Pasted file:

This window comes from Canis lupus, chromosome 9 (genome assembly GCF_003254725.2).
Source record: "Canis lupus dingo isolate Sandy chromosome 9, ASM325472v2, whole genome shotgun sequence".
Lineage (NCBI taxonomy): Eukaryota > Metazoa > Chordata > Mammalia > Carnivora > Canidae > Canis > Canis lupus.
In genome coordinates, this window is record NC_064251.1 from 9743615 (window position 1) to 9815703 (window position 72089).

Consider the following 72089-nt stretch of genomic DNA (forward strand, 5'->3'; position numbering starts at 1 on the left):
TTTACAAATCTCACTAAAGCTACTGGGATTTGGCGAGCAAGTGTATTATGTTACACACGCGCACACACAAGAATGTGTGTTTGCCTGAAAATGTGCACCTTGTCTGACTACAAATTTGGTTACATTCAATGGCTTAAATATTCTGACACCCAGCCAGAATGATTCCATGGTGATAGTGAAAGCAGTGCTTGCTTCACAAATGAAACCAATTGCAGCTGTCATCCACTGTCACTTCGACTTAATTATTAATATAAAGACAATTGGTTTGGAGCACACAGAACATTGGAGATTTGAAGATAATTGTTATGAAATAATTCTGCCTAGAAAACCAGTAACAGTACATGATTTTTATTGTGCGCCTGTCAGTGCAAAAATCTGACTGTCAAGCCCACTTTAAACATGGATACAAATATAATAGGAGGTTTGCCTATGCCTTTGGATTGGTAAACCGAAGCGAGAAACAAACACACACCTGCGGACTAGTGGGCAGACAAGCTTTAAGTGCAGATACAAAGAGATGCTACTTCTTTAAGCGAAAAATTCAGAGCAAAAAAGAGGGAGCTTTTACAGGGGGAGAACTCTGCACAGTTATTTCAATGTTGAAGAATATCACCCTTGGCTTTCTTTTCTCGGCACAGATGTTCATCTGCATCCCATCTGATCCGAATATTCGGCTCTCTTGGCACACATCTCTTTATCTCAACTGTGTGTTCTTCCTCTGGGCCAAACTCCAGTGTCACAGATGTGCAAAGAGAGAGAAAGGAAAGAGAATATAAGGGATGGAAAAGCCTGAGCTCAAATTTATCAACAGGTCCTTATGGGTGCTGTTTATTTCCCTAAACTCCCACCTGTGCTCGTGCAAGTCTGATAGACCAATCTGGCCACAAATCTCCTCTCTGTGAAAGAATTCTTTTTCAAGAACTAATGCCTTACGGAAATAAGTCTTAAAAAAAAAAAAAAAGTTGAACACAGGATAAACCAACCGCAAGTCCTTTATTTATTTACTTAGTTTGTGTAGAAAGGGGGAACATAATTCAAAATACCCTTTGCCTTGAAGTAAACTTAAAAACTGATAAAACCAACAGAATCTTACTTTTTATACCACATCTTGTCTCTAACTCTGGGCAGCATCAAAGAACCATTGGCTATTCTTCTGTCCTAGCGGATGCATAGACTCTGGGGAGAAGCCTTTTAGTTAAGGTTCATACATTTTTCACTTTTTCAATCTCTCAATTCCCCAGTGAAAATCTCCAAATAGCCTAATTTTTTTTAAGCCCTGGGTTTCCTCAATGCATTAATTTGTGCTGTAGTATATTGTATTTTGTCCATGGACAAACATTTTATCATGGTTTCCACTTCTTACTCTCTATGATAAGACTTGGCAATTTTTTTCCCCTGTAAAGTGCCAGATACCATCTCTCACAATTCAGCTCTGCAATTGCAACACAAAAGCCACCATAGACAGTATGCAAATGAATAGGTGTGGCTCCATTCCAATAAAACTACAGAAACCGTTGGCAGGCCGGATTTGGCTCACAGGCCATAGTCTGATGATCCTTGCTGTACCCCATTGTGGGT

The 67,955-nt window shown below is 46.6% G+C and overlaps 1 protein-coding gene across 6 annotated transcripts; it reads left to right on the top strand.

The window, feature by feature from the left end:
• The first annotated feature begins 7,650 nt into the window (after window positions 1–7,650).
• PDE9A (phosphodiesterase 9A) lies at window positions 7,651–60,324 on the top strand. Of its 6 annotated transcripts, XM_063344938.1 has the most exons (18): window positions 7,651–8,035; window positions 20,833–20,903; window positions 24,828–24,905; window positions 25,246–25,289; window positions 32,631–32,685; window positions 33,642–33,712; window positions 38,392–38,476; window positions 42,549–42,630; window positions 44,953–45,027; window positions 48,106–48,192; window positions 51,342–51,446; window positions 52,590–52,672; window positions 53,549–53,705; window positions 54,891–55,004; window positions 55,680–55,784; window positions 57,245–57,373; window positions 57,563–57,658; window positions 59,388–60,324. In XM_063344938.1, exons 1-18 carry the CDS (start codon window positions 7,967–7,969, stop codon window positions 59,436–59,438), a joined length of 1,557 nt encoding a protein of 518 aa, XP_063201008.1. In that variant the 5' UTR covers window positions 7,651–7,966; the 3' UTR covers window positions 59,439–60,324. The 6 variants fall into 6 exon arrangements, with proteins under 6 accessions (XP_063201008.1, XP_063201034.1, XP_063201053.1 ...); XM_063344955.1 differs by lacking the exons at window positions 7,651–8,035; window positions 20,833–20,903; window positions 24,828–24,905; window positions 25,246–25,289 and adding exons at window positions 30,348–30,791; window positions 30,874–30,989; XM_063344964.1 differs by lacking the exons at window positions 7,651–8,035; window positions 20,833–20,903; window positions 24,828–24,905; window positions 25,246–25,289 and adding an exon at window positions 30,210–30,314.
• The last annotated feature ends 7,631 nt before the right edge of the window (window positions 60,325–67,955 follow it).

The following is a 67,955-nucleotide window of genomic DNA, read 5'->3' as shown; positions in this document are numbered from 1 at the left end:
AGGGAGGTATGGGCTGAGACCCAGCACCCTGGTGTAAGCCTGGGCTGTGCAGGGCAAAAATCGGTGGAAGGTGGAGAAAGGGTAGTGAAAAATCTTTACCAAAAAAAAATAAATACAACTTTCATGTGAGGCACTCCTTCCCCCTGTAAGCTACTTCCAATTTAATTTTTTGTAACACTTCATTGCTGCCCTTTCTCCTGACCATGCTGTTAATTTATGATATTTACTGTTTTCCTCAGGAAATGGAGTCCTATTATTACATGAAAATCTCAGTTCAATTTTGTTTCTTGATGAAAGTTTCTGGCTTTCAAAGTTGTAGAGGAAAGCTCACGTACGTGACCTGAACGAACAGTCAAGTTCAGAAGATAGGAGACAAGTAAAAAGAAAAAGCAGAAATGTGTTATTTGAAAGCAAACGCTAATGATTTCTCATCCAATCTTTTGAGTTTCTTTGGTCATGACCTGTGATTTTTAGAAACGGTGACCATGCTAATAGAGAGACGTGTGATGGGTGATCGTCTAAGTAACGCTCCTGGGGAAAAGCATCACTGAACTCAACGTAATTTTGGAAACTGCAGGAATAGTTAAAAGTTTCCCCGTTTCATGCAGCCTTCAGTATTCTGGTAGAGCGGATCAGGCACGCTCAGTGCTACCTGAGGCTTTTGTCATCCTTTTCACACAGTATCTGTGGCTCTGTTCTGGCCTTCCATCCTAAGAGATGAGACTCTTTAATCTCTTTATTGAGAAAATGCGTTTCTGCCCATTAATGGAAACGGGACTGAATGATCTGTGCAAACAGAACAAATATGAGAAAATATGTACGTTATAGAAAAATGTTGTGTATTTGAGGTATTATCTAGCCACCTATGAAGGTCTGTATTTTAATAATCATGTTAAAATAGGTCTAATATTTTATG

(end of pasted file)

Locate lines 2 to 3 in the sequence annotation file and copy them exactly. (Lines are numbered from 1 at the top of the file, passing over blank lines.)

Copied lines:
Source record: "Canis lupus dingo isolate Sandy chromosome 9, ASM325472v2, whole genome shotgun sequence".
Lineage (NCBI taxonomy): Eukaryota > Metazoa > Chordata > Mammalia > Carnivora > Canidae > Canis > Canis lupus.